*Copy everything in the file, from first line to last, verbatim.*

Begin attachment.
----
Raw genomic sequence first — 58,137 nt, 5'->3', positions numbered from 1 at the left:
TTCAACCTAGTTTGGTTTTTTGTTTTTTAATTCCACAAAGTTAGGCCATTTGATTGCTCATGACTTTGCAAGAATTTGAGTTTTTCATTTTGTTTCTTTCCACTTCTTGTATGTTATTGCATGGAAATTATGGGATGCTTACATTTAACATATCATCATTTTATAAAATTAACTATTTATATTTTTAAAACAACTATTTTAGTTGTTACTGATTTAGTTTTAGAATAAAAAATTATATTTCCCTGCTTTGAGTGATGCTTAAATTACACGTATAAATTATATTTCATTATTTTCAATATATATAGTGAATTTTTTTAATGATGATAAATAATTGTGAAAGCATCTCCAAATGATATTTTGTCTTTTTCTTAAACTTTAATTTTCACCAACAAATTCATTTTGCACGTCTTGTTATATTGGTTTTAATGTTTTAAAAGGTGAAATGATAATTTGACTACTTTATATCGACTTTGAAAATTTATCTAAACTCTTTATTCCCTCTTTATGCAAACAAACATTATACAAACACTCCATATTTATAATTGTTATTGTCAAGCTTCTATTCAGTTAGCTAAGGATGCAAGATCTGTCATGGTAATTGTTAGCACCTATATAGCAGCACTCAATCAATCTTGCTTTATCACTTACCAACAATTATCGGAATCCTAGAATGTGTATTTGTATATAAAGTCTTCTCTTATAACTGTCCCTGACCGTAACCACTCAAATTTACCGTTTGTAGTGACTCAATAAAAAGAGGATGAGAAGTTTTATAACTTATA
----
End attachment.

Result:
Raw genomic sequence first — 58,137 nt, 5'->3', positions numbered from 1 at the left:
TTCAACCTAGTTTGGTTTTTTGTTTTTTAATTCCACAAAGTTAGGCCATTTGATTGCTCATGACTTTGCAAGAATTTGAGTTTTTCATTTTGTTTCTTTCCACTTCTTGTATGTTATTGCATGGAAATTATGGGATGCTTACATTTAACATATCATCATTTTATAAAATTAACTATTTATATTTTTAAAACAACTATTTTAGTTGTTACTGATTTAGTTTTAGAATAAAAAATTATATTTCCCTGCTTTGAGTGATGCTTAAATTACACGTATAAATTATATTTCATTATTTTCAATATATATAGTGAATTTTTTTAATGATGATAAATAATTGTGAAAGCATCTCCAAATGATATTTTGTCTTTTTCTTAAACTTTAATTTTCACCAACAAATTCATTTTGCACGTCTTGTTATATTGGTTTTAATGTTTTAAAAGGTGAAATGATAATTTGACTACTTTATATCGACTTTGAAAATTTATCTAAACTCTTTATTCCCTCTTTATGCAAACAAACATTATACAAACACTCCATATTTATAATTGTTATTGTCAAGCTTCTATTCAGTTAGCTAAGGATGCAAGATCTGTCATGGTAATTGTTAGCACCTATATAGCAGCACTCAATCAATCTTGCTTTATCACTTACCAACAATTATCGGAATCCTAGAATGTGTATTTGTATATAAAGTCTTCTCTTATAACTGTCCCTGACCGTAACCACTCAAATTTACCGTTTGTAGTGACTCAATAAAAAGAGGATGAGAAGTTTTATAACTTATA